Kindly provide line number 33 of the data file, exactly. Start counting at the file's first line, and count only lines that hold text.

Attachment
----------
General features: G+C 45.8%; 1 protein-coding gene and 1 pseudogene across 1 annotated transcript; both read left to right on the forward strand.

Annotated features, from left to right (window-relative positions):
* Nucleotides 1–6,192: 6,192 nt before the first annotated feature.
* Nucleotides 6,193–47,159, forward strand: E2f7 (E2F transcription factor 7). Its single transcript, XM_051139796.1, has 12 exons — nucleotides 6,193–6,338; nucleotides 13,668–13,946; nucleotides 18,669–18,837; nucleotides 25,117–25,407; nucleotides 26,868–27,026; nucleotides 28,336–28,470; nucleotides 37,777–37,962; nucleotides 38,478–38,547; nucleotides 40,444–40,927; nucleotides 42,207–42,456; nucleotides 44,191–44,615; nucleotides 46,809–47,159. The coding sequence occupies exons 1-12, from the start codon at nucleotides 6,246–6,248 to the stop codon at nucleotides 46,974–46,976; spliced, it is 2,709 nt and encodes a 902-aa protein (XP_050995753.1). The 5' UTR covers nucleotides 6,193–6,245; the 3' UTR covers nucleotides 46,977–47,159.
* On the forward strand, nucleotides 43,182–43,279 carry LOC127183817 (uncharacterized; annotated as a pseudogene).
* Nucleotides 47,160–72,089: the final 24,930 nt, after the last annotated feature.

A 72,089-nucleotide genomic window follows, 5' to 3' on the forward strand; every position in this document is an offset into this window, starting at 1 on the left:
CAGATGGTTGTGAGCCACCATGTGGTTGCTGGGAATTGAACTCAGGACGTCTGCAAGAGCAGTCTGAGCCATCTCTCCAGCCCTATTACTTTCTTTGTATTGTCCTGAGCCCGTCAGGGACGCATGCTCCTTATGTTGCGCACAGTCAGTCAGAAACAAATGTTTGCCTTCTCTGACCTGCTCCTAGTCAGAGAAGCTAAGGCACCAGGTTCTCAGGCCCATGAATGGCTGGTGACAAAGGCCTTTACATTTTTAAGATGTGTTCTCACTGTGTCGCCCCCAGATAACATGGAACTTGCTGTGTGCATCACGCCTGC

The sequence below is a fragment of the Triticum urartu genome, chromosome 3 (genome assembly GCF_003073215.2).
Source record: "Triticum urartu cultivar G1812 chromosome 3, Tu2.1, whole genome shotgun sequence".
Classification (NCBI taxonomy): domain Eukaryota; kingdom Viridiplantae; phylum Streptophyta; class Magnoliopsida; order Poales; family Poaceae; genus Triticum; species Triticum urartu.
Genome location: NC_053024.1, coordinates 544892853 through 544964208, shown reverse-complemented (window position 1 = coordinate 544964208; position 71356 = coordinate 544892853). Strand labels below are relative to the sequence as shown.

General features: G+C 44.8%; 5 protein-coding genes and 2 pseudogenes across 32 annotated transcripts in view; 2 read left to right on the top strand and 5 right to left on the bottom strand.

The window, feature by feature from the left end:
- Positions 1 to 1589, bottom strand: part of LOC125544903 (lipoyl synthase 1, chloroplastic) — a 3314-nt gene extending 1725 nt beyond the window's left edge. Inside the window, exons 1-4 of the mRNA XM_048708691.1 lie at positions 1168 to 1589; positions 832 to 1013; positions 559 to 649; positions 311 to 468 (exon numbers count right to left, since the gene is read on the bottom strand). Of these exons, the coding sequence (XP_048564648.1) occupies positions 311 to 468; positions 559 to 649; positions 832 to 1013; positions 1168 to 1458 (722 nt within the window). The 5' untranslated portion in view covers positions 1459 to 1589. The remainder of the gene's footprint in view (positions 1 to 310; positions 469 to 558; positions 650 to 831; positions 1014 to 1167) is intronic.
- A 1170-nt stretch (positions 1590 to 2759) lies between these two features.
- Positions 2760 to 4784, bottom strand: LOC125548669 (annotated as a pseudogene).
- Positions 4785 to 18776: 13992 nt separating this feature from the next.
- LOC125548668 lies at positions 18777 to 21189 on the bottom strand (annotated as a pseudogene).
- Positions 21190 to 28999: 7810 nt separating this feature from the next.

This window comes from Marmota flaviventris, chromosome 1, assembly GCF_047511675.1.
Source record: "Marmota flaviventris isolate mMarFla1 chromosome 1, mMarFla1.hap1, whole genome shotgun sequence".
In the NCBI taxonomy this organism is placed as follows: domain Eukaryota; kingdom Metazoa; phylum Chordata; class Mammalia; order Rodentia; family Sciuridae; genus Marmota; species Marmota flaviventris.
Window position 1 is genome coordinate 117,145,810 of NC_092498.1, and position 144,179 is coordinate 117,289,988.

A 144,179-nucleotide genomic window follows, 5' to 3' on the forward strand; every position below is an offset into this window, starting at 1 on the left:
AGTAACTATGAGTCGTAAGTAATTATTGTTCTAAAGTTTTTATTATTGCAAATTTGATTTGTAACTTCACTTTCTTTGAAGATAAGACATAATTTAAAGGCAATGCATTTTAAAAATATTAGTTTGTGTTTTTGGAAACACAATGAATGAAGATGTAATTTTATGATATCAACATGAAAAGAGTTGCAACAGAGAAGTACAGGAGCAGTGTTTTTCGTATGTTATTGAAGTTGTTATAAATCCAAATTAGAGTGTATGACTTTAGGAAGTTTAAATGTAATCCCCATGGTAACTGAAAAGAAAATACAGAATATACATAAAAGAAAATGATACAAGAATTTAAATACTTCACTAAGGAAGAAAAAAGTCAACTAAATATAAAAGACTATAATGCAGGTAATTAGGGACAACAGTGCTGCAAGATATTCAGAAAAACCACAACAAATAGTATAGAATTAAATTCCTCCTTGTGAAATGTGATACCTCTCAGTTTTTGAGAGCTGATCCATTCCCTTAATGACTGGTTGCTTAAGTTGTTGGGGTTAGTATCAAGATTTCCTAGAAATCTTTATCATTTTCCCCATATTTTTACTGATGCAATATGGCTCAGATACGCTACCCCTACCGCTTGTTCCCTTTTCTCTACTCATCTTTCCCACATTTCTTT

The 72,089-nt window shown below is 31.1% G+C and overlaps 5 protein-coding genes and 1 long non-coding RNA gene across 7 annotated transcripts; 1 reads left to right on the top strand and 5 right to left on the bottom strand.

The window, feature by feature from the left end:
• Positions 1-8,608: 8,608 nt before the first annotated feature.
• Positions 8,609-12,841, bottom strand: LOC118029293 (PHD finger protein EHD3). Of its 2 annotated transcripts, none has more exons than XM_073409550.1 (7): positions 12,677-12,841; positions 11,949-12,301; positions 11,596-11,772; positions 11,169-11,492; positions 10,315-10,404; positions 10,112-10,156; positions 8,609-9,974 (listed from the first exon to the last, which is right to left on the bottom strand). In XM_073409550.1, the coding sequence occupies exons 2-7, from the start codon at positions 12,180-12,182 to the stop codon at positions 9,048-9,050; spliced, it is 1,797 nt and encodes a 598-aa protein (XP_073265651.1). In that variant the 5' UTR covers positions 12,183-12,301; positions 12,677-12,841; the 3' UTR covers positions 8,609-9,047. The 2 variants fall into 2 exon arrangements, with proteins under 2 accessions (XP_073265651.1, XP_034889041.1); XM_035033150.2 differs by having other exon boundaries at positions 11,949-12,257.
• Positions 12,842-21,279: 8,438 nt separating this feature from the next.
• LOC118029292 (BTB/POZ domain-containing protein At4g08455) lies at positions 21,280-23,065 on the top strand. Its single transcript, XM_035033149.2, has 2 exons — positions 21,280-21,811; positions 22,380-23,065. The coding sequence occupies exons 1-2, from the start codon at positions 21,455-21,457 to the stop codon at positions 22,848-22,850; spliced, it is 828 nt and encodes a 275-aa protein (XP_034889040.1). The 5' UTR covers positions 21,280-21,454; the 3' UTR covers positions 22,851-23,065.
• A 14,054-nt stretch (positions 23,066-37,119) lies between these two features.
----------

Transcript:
• A 14,054-nt stretch (positions 23,066-37,119) lies between these two features.